According to the studies, the prevalence of IBS ranges from 6-14% in children and 22.0-35.5% in adolescents in Western countries.2-4
A recent Chinese survey of students determined that the prevalence of IBS in children and adolescents was 20.7% according to the Rome III criteria.8
In our study, the prevalence of IBS in children 4 to 18 years old was 22.6%, which is higher than that detected using the Rome I and II criteria. The main difference between the pediatric Rome III and II criteria is that the duration of abdominal pain was reduced from 3 to 2 months. In a study conducted in Sri Lanka, the Rome II and III criteria were used to diagnose functional gastrointestinal system disorders; 60% and 71% of children were diagnosed with functional gastrointestinal system disorders using the respective criteria.9
Therefore, the Rome III criteria are considered more effective for diagnosis of functional gastrointestinal system disorders.
Our study was patient based and done in a tertiary hospital. Also children and adolescents in Turkey are devoted to their studies, and many attend private cramming schools on weekends to increase their probability of passing the entrance examinations for prestigious senior high schools and colleges. This, and the changing lifestyle due to urbanization, put them under stress. These factors might explain the high prevalence we report here.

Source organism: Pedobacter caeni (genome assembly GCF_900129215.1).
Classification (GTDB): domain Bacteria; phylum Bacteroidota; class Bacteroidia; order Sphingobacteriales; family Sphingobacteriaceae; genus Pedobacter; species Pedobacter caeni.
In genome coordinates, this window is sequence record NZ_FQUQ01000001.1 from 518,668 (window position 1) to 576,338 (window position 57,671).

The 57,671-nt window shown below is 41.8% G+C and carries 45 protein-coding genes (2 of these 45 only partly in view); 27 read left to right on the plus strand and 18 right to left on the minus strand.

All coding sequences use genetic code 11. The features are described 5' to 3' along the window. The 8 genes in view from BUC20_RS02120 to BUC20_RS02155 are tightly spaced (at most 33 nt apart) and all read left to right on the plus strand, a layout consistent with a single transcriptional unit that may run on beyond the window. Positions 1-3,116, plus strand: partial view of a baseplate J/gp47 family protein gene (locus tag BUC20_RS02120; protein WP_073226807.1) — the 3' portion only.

In a Sri Lanken study using Rome III criteria, 27.1% of IBS patients were constipation predominant, 28% diarrhea predominant and 27.1% were mixed type.10
A recent study using the Rome III criteria classified IBS patients as 20.1% constipation predominant, 18.5% diarrhea predominant, 10.3% alternating diarrhea and constipation, and 51.1% undetermined.8
In our study, constipation was also the most common subtype (42.3%), with diarrhea predominant in 33.3%, alternating attacks of both in 12.8%, and 11.5% unclassified.
In one study, the prevalence of IBS in the parents of children with IBS was significantly higher than in those of children without IBS. There was an association between the types of gastrointestinal disorder found in children and their parents. Of the mothers of children with IBS, 41% were diagnosed with depression. This was significantly higher than in the control group.
Clinical overlap of FD and IBS according to the Rome III criteria is very common. One risk factor for FD-IBS overlap is the presence of postprandial fullness symptom.11
In a study of adults with IBS, 87% met the criteria for dyspepsia.12
Overlap between FD and IBS has been reported in pediatric studies.13
We found that the prevalence of FD in IBS patients was 80.8%, which was significantly higher than in the control group.
One meta-analysis of 4 controlled studies compared smooth muscle relaxants such as trimebutine maleate and placebo. The data suggested that trimebutine was significantly more effective than placebo for controlling pain and flatus. There was no difference in side effects between the trimebutine and placebo groups.14
In our study, the clinical recovery was significantly higher in the trimebutine maleate group. Although our study is not placebo controlled, and it seems like a limitation of our study, the significant difference between the treated and non-treated group may implicate the efficacy of trimebutine maleate in IBS children.
IBS is common in the pediatric population visiting general pediatrics clinics. IBS is closely associated with somatic and familial factors. Trimebutine maleate is effective for treating pediatric IBS patients.